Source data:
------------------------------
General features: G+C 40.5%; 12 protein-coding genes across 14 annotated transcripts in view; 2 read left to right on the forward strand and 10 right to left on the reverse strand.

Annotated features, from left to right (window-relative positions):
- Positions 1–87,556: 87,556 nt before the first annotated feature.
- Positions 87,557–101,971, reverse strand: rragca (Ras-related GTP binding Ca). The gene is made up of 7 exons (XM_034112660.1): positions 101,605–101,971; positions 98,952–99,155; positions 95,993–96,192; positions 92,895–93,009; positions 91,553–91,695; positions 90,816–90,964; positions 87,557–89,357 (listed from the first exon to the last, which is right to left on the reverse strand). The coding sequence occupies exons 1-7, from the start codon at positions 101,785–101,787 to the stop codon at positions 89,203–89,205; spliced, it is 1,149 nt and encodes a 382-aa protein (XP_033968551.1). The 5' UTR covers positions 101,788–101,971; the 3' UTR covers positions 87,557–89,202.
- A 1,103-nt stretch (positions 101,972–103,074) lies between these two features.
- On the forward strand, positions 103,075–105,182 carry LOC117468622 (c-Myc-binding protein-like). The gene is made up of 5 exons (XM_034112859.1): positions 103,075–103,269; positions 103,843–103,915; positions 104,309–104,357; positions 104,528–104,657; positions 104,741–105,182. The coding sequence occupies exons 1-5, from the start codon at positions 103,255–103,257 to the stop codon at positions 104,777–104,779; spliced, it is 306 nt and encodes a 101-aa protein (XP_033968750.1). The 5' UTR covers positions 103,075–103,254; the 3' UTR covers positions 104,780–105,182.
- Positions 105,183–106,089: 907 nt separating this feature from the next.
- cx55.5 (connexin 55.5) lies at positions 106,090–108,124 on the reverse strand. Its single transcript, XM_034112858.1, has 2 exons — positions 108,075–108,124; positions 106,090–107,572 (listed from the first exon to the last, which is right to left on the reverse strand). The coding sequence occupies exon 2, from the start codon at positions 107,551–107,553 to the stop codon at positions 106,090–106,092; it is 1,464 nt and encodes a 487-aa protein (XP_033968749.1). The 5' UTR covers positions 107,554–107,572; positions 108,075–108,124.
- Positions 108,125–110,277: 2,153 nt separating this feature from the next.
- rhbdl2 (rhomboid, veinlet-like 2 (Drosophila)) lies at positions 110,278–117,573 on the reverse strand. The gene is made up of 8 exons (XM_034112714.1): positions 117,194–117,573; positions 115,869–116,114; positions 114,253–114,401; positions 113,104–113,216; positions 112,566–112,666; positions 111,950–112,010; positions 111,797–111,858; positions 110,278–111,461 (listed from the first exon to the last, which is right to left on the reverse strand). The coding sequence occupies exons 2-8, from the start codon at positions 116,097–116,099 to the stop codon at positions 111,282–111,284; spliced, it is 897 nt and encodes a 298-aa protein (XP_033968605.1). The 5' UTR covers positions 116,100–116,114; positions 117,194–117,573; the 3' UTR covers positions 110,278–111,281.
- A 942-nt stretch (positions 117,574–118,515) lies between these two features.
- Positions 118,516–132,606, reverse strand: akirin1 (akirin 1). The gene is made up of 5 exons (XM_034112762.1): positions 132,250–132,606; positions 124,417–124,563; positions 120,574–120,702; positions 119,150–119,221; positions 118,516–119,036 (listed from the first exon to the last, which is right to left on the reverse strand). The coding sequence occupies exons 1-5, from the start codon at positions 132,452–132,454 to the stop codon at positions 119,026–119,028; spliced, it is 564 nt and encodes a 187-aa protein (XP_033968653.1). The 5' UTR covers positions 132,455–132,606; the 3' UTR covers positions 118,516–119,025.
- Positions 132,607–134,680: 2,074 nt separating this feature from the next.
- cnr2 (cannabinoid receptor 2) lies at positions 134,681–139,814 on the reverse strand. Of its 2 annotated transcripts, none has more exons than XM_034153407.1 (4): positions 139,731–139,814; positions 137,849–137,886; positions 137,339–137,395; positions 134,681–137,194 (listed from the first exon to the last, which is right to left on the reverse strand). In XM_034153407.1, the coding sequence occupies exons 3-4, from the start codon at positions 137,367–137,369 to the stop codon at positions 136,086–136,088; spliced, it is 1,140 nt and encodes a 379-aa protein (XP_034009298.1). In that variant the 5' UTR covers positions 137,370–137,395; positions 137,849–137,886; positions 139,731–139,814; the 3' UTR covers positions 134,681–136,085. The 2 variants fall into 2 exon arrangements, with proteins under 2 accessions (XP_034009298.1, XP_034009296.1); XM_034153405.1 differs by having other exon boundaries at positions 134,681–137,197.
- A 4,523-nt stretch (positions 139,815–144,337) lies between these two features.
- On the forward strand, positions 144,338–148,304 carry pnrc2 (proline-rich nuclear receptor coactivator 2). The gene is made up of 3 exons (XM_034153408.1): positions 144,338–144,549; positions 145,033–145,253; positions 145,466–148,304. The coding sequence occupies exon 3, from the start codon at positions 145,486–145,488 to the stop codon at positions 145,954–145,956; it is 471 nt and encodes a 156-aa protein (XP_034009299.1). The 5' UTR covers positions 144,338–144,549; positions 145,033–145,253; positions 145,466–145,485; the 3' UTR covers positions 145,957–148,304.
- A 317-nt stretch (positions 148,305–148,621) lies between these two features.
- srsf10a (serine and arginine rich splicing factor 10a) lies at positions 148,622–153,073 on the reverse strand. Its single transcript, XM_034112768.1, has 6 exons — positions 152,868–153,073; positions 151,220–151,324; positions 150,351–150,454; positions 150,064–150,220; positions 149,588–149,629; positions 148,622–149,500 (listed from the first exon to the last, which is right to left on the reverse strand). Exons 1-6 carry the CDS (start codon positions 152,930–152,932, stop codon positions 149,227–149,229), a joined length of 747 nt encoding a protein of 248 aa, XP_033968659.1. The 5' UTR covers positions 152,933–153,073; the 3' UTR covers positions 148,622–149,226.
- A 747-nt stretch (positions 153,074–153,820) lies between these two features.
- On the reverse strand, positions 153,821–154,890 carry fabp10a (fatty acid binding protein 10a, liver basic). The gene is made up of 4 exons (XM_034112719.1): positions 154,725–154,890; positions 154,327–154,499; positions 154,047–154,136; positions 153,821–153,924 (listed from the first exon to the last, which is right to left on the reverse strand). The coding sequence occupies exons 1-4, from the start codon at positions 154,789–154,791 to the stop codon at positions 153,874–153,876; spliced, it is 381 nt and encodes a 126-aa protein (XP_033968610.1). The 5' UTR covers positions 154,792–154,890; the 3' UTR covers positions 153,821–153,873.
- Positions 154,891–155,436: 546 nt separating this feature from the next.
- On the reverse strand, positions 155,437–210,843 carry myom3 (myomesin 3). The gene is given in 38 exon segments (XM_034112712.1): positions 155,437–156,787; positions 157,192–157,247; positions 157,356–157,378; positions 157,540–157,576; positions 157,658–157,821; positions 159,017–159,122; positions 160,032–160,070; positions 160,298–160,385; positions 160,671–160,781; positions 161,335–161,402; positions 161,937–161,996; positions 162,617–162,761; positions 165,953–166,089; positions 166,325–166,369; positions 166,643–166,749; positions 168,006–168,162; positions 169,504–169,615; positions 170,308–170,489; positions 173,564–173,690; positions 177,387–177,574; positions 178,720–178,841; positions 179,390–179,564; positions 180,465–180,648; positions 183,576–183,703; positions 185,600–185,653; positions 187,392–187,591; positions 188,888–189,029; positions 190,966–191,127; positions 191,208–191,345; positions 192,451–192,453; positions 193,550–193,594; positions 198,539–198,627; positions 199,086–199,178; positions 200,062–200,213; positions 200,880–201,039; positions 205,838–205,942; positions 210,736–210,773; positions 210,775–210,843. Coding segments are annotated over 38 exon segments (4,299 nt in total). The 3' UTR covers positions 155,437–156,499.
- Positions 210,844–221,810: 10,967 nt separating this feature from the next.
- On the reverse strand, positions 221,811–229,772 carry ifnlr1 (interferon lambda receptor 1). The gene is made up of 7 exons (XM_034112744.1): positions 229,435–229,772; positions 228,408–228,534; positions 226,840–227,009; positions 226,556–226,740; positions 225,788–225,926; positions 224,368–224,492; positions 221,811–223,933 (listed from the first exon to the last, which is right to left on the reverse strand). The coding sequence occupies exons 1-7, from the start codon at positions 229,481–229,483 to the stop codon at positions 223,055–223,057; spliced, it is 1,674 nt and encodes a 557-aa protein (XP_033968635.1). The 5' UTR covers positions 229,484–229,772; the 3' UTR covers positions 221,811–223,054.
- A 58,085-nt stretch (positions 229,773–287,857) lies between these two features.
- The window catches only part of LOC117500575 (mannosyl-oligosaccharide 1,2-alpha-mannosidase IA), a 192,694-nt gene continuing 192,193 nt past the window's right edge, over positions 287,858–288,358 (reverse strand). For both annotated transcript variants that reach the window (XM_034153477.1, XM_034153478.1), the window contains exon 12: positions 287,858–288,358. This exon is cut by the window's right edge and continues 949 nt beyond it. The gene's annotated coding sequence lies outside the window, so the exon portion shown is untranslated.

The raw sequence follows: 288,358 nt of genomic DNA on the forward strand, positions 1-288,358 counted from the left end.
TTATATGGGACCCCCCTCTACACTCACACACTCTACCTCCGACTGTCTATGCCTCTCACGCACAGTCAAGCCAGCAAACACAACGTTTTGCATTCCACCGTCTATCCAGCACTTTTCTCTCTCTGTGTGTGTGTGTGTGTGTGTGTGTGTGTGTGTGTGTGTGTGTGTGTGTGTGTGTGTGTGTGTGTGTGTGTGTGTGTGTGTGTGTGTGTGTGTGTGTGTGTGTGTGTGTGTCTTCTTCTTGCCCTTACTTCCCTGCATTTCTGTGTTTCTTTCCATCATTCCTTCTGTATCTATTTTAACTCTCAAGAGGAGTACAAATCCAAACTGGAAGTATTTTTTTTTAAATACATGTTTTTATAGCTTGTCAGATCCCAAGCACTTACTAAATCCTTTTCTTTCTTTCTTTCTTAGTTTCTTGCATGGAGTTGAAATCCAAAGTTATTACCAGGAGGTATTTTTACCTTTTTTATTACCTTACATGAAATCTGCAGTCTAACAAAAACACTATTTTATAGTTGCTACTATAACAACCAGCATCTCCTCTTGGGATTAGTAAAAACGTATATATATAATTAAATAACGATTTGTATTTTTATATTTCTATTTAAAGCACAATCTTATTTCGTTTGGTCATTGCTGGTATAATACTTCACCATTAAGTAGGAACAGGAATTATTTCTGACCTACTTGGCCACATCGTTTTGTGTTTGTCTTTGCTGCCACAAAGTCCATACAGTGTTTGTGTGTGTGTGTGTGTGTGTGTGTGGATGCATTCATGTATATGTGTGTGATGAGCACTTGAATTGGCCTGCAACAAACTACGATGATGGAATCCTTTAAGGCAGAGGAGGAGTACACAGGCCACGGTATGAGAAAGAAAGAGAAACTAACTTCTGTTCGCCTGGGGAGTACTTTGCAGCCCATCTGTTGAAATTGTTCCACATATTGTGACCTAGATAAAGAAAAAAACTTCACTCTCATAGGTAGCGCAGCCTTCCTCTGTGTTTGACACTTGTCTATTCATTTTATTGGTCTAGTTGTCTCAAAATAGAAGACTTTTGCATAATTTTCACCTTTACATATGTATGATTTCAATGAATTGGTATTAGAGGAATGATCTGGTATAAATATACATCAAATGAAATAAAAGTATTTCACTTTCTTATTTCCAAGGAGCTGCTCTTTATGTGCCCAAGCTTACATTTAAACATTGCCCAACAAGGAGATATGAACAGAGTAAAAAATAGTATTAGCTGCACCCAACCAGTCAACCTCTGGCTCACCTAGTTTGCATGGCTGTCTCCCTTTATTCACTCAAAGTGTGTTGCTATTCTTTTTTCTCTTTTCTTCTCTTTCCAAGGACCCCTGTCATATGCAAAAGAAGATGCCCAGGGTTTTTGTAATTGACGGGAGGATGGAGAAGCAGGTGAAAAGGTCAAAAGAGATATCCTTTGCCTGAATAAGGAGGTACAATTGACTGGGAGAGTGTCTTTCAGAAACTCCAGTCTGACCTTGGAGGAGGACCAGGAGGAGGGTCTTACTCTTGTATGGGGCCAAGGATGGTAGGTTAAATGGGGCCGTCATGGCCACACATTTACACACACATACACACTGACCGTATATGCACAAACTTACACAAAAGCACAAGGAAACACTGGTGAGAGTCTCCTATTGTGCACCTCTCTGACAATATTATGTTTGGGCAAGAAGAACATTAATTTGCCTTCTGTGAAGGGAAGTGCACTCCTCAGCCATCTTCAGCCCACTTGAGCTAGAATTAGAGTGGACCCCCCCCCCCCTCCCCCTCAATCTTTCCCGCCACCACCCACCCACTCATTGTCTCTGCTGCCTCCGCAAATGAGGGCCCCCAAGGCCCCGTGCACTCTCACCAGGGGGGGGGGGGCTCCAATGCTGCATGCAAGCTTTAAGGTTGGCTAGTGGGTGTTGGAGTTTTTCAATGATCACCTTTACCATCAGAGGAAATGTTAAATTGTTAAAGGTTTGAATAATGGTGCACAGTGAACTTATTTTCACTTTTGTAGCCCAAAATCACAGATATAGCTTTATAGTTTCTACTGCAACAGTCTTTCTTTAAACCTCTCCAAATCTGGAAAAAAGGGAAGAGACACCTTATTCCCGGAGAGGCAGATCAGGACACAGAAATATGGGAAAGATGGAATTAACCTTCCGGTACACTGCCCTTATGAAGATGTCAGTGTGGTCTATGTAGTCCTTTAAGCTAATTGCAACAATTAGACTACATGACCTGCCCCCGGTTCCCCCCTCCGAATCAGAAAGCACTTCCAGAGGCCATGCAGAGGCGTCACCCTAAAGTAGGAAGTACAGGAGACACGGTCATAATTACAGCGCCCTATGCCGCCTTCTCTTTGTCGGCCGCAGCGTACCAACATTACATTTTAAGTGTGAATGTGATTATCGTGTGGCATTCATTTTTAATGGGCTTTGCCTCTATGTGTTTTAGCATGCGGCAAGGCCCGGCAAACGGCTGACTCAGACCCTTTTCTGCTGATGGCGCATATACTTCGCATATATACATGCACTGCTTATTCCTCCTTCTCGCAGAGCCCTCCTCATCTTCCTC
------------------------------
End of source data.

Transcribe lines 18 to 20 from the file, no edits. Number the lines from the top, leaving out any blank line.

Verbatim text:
- srsf10a (serine and arginine rich splicing factor 10a) lies at positions 148,622–153,073 on the reverse strand. Its single transcript, XM_034112768.1, has 6 exons — positions 152,868–153,073; positions 151,220–151,324; positions 150,351–150,454; positions 150,064–150,220; positions 149,588–149,629; positions 148,622–149,500 (listed from the first exon to the last, which is right to left on the reverse strand). Exons 1-6 carry the CDS (start codon positions 152,930–152,932, stop codon positions 149,227–149,229), a joined length of 747 nt encoding a protein of 248 aa, XP_033968659.1. The 5' UTR covers positions 152,933–153,073; the 3' UTR covers positions 148,622–149,226.
- A 747-nt stretch (positions 153,074–153,820) lies between these two features.
- On the reverse strand, positions 153,821–154,890 carry fabp10a (fatty acid binding protein 10a, liver basic). The gene is made up of 4 exons (XM_034112719.1): positions 154,725–154,890; positions 154,327–154,499; positions 154,047–154,136; positions 153,821–153,924 (listed from the first exon to the last, which is right to left on the reverse strand). The coding sequence occupies exons 1-4, from the start codon at positions 154,789–154,791 to the stop codon at positions 153,874–153,876; spliced, it is 381 nt and encodes a 126-aa protein (XP_033968610.1). The 5' UTR covers positions 154,792–154,890; the 3' UTR covers positions 153,821–153,873.